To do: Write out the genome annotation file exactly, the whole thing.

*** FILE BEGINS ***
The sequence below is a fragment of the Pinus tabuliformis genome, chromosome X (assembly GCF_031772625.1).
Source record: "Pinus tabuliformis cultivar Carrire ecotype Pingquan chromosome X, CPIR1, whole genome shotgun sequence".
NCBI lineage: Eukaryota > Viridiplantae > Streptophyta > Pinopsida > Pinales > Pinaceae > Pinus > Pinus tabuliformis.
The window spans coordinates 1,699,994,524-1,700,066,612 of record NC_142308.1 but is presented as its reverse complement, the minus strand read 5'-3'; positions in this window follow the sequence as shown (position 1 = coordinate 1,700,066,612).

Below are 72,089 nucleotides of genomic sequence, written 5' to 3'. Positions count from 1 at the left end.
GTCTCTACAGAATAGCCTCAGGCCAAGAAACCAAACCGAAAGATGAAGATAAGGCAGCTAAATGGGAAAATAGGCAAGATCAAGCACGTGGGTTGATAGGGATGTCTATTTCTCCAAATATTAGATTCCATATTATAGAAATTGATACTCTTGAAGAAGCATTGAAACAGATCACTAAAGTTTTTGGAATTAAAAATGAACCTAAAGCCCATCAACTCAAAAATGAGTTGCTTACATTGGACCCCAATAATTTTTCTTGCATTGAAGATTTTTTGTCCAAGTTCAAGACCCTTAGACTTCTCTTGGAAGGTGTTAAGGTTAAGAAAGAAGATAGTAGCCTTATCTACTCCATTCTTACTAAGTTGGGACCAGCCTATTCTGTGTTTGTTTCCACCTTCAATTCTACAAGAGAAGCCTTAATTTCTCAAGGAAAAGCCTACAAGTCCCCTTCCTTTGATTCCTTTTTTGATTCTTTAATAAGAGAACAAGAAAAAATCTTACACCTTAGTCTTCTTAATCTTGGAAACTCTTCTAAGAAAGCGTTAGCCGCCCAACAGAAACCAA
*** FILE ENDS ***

The sequence below is a fragment of the Pinus tabuliformis genome, chromosome X (assembly GCF_031772625.1).
Source record: "Pinus tabuliformis cultivar Carrire ecotype Pingquan chromosome X, CPIR1, whole genome shotgun sequence".
NCBI lineage: Eukaryota > Viridiplantae > Streptophyta > Pinopsida > Pinales > Pinaceae > Pinus > Pinus tabuliformis.
The window spans coordinates 1,699,994,524-1,700,066,612 of record NC_142308.1 but is presented as its reverse complement, the minus strand read 5'-3'; positions in this window follow the sequence as shown (position 1 = coordinate 1,700,066,612).

Below are 72,089 nucleotides of genomic sequence, written 5' to 3'. Positions count from 1 at the left end.
GTCTCTACAGAATAGCCTCAGGCCAAGAAACCAAACCGAAAGATGAAGATAAGGCAGCTAAATGGGAAAATAGGCAAGATCAAGCACGTGGGTTGATAGGGATGTCTATTTCTCCAAATATTAGATTCCATATTATAGAAATTGATACTCTTGAAGAAGCATTGAAACAGATCACTAAAGTTTTTGGAATTAAAAATGAACCTAAAGCCCATCAACTCAAAAATGAGTTGCTTACATTGGACCCCAATAATTTTTCTTGCATTGAAGATTTTTTGTCCAAGTTCAAGACCCTTAGACTTCTCTTGGAAGGTGTTAAGGTTAAGAAAGAAGATAGTAGCCTTATCTACTCCATTCTTACTAAGTTGGGACCAGCCTATTCTGTGTTTGTTTCCACCTTCAATTCTACAAGAGAAGCCTTAATTTCTCAAGGAAAAGCCTACAAGTCCCCTTCCTTTGATTCCTTTTTTGATTCTTTAATAAGAGAACAAGAAAAAATCTTACACCTTAGTCTTCTTAATCTTGGAAACTCTTCTAAGAAAGCGTTAGCCGCCCAACAGAAACCAA